I was at Publix the other day with the kids. Robbie calls it “our Publix” because it’s the one closest to our house. We’ve gotten to know the cashiers and baggers over the years and they’re always sweet with the kids.

“Good morning, Robbie! Are you going to pay for the groceries today?”
“Maddie – you’re growing so fast! Can I get a high five?”

I try to coach the kids on manners. The basics: eye contact, “yes, please,” and “no thank you.” Every once in a while, Robbie wows an employee with a charming, “How’s YOUR day going?” Those moments make me smile. (I also secretly hope everyone in the store witnesses my “angelic child” and believes he is the product of my AMAZING mothering).

This particular trip to Publix was NOT such a positive experience. In fact, my kids were such a nightmare in the checkout line, I was convinced they conspired against me while my back was turned grabbing milk.

First, Maddie swiped a Snickers.

“No touch, Maddie.” I calmly responded.

The sweet cashier saw Robbie and immediately inquired, “Heya Robbie! How are you today?”

Instead of responding, Robbie slumped down into the footwell of the “car-cart.” I was about to confront his rudeness when Maddie, frustrated by the encroachment on her leg room, squirmed and pushed his head away from her body. Robbie screamed at the top of his lungs. Shocked by the outburst, I barked at him, “Robbie! Get back on the seat RIGHT NOW!’

The bagger, who had witnessed the whole thing as she sorted our produce, said gently, “It looks like his zipper is caught.” Embarrassed and frazzled, I squeezed around to Robbies side of the cart to release him from his self-imposed trap only to watch helplessly as Maddie whirred through the candy like a tornado, hurling at least 10 bags of skittles onto the floor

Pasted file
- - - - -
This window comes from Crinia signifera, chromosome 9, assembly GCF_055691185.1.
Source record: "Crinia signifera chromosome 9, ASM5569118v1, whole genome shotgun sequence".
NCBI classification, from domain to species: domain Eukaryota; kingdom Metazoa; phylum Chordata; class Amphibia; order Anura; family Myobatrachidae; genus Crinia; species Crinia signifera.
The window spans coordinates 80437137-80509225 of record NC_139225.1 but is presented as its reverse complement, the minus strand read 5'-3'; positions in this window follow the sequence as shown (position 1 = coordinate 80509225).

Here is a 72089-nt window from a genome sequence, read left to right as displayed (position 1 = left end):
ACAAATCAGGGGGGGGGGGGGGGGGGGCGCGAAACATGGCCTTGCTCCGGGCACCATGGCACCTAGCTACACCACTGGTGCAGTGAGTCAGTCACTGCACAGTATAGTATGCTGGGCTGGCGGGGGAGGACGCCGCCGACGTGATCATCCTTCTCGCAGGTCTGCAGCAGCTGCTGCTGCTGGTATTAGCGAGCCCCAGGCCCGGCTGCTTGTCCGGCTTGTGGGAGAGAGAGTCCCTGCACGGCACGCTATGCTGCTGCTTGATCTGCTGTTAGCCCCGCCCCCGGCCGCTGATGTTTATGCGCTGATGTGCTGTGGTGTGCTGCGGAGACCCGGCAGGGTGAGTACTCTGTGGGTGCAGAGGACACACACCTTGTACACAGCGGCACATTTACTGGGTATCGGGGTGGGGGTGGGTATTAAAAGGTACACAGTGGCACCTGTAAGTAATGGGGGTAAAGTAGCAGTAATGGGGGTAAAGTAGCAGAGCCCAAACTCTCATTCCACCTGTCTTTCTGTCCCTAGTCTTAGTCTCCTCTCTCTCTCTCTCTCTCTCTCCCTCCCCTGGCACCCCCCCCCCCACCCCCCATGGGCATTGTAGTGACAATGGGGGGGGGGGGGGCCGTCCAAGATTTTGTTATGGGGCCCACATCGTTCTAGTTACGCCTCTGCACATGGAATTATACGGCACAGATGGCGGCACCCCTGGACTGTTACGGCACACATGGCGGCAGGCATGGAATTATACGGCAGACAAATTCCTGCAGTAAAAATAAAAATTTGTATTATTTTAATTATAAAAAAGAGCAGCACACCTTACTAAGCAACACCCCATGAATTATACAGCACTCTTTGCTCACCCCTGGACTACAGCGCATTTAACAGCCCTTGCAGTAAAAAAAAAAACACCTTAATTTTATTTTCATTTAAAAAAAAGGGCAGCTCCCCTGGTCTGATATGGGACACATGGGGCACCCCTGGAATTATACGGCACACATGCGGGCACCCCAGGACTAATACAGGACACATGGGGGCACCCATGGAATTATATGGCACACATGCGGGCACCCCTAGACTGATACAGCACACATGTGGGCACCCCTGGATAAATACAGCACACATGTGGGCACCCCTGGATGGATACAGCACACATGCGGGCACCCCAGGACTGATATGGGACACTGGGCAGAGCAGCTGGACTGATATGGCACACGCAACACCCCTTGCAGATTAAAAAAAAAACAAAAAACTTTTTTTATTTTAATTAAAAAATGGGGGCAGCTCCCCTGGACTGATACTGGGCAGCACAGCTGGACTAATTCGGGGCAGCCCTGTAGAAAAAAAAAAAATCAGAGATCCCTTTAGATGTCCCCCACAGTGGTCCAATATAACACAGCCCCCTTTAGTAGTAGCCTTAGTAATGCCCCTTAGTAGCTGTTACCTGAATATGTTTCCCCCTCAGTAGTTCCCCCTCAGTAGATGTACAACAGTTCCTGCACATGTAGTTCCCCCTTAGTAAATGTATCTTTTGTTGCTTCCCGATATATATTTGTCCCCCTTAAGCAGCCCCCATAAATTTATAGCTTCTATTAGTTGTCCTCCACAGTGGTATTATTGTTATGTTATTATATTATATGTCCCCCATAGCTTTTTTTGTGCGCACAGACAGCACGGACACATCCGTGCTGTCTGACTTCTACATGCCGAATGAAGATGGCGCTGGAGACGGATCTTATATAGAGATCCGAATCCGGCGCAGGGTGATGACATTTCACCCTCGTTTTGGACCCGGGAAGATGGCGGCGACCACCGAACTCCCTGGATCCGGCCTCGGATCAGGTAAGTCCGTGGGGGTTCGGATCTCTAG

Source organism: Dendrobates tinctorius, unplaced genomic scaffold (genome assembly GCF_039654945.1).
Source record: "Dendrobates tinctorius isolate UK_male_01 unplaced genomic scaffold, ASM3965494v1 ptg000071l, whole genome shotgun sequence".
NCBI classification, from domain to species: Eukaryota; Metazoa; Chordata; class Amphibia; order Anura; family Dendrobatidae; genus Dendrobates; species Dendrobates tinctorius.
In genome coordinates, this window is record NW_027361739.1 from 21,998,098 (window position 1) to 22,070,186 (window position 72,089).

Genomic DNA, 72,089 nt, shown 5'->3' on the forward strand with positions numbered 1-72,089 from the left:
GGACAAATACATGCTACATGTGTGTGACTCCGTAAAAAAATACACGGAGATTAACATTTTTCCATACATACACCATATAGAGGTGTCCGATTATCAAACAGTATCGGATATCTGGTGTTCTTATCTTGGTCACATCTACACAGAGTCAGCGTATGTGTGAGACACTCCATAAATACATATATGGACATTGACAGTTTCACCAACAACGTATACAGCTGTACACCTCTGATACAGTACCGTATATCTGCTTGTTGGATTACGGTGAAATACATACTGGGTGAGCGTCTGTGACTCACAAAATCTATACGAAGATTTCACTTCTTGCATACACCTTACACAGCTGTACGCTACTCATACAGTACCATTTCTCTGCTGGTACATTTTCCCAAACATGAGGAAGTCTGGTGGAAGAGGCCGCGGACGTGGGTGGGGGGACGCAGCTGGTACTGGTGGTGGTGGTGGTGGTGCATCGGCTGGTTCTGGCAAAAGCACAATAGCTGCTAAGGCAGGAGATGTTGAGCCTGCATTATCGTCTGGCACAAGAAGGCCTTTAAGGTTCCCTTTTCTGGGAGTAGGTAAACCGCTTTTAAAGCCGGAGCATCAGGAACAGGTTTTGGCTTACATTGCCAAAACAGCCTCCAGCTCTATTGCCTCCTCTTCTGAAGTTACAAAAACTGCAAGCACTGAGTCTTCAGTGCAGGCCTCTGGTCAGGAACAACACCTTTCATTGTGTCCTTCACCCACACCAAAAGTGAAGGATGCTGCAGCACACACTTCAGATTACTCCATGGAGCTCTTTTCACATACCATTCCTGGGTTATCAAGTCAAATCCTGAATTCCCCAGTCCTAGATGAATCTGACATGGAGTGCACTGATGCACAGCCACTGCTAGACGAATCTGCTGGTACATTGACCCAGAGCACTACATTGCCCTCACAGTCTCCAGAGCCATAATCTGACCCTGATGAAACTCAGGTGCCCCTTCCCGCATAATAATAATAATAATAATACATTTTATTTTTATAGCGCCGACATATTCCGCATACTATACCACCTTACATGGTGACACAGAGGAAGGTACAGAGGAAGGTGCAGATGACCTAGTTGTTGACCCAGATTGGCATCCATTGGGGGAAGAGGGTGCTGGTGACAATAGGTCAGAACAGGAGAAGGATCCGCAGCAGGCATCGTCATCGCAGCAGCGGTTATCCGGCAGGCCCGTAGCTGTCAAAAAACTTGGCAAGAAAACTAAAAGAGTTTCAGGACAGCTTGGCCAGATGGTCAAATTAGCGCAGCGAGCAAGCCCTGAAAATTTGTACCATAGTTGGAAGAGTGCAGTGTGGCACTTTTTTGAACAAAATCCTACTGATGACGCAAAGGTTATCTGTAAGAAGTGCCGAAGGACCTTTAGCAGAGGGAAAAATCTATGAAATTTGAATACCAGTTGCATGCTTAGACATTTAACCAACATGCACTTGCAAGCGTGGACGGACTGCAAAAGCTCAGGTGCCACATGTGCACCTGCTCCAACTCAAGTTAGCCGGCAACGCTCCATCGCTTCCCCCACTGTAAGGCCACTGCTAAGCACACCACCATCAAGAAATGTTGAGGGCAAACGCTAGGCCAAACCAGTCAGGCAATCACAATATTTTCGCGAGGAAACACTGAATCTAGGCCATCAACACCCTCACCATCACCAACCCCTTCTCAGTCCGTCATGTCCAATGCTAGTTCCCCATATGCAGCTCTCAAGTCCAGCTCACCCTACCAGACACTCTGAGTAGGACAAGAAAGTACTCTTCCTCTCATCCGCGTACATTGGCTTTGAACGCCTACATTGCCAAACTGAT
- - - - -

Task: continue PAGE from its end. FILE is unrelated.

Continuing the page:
Letting out a guttural, exasperated “Ugh,” I faced my audience of cashier, bagger and fellow patrons and uttered a bold-faced lie. “I’m so sorry. They’re getting over the flu and neither of them napped today. They usually LOVE the grocery store!”

And there you have it. 30 seconds of toddler mayhem had sent this therapist into a tailspin of what I call, “Mommy shame.” Because worse than their display of misbehavior was the feeling of inadequacy I was experiencing…which I quickly numbed with a lie.

After the ordeal was over, I buckled the kids into their carseats and we headed home. I wasn’t even out of the parking lot before I had seriously considered trading “our Publix” in for a new location. Then it hit me. “Wow, Katie. Really? You’re beating yourself up over a 30 second meltdown? You’re not going to make it til dinnertime if you don’t conjure up some grace for yourself.”

So I did two things.

First – I uttered what I call “breath prayers.” Quick, honest, solicitations of the Lord’s help. “Lord, please help me be patient.”

Second – I called one of my closest friends and told her the whole story. She followed it up with, “Oh honey – I totally get it! Just the other day, we were at the park when…” Ahhh. What a relief. It’s not just me. This was a rough moment on Wednesday, not proof that I am an unfit mother.

Moms – there are lonely days. But you are not alone. Brene Brown says “Authenticity is a collection of choices that we have to make every day. It’s about the choice to show up and be real. The choice to be honest. The choice to let our true selves be seen.” There is not a mother out there who hasn’t felt ill-equipped, exhausted, short tempered or inadequate from time to time. One of the greatest gifts of imperfect motherhood are the connections you make along the journey. If you’re willing to be honest…and be seen. Authenticity takes practice and courage. But it’s worth it.